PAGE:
Team to assess impact on wildlife following fire
Dr Sam Bridgewater, Head of Wildlife and Conservation for Clinton Devon Estates, will now lead a team to assess the impact on wildlife of the fire, the biggest on the Pebblebed Heaths since 2010.
He said: “We have recently recorded around 3000 different species of wildlife on the East Devon Pebblebed Heaths, including animals, insects, reptiles, birds and plants. We expect that most of the birds will have survived the fire simply by the fact they can fly away. At this time of year ground nesting birds such as Nightjars, and Dartford Warblers which breed in gorse, will be building their nests, so it’s a particularly bad time of year for the fire to happen. However, there is still chance in the season for them to breed elsewhere. Animals that are less mobile or slower such as reptiles, including adders, will have been more adversely impacted, with many individuals killed.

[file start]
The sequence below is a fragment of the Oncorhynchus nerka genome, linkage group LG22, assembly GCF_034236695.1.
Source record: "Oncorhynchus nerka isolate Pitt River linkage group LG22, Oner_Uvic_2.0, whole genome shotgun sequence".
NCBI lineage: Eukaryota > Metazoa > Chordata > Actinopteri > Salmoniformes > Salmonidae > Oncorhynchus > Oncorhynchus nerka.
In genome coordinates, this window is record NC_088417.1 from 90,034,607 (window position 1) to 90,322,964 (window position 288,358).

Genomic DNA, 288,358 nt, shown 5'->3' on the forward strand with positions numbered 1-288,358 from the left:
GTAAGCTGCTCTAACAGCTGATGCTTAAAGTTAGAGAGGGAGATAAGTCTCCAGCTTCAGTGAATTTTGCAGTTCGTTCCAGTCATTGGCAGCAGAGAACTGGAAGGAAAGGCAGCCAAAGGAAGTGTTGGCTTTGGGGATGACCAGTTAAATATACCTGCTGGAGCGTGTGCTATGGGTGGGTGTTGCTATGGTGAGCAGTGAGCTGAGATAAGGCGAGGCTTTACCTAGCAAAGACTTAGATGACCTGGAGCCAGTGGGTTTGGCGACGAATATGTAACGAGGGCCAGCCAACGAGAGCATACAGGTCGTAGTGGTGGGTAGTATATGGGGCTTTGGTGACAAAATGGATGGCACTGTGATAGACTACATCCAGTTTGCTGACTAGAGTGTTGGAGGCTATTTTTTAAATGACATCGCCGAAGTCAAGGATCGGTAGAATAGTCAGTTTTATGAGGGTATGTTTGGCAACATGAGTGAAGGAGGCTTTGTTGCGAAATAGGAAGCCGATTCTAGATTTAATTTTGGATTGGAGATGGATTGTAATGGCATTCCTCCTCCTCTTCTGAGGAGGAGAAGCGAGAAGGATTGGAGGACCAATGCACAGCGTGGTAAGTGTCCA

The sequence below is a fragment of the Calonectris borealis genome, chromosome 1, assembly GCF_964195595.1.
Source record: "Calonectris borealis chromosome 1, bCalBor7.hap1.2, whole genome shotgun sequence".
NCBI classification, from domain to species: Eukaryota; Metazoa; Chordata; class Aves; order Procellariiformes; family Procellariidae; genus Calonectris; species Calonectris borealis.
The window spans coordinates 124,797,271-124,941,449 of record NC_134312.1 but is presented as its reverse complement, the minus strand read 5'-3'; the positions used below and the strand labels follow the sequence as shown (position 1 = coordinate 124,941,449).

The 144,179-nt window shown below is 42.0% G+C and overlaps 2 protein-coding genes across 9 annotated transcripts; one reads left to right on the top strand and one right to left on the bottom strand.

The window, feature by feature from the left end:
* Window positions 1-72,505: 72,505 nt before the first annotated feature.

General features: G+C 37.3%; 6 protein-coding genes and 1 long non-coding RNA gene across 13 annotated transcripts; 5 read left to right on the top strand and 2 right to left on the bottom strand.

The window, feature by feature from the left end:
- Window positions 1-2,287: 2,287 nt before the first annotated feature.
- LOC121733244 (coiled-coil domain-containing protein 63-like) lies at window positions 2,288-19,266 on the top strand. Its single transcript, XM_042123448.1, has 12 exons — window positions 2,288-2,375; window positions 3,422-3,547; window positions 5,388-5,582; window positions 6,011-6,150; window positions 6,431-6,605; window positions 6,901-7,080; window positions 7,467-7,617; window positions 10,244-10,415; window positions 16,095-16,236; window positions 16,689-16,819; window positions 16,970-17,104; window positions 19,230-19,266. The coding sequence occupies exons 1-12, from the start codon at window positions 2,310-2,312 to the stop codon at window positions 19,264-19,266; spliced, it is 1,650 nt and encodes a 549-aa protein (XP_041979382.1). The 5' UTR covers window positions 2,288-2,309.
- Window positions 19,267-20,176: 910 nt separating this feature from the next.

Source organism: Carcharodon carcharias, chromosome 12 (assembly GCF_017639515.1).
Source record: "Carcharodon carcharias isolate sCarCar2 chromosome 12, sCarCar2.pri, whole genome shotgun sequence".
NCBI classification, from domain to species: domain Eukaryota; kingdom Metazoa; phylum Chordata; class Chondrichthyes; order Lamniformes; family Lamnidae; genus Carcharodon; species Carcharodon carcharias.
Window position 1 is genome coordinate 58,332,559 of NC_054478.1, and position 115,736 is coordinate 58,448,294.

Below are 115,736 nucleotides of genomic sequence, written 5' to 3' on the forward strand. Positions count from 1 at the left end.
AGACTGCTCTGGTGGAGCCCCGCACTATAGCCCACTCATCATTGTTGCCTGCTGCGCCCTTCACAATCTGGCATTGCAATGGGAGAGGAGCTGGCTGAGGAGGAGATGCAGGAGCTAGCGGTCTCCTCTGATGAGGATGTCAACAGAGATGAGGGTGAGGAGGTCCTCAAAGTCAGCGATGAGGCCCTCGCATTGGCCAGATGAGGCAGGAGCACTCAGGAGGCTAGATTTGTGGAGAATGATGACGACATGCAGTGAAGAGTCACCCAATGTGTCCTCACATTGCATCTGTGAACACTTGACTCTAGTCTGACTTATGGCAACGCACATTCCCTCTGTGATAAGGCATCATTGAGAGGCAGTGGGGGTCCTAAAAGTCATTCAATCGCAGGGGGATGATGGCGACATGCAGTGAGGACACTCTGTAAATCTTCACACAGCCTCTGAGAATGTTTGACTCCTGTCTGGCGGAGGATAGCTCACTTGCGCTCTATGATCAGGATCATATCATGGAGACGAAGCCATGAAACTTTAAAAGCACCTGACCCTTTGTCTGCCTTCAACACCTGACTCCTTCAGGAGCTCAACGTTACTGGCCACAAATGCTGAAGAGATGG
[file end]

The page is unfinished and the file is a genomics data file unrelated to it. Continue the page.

“It has taken nearly seven years for the landscape and habitats from the last big fire in 2010 covering nearly 100 hectares to recover. This site is only now becoming suitable for supporting populations of birds that were there prior to the fire. Although we wouldn’t have wished for this recent fire to occur, nature is resilient, and heathland is adapted to coping with fire. We expect the current burn site to make a full recovery, but it will take decades. Later this year we will see grass shoots emerge, with gorse and heather sprouting in future years. The landscape will look quite different for a while though.
“We will be assessing the site and mapping the areas of damage onto our system. A regular programme of wildlife monitoring will begin. During very dry weather periods such as the one we are currently experiencing, we are asking people to be very vigilant. Fires such as the one that occurred yesterday are harmful. It’s particularly important that cigarettes are disposed of responsibly and that there are no camp fires.”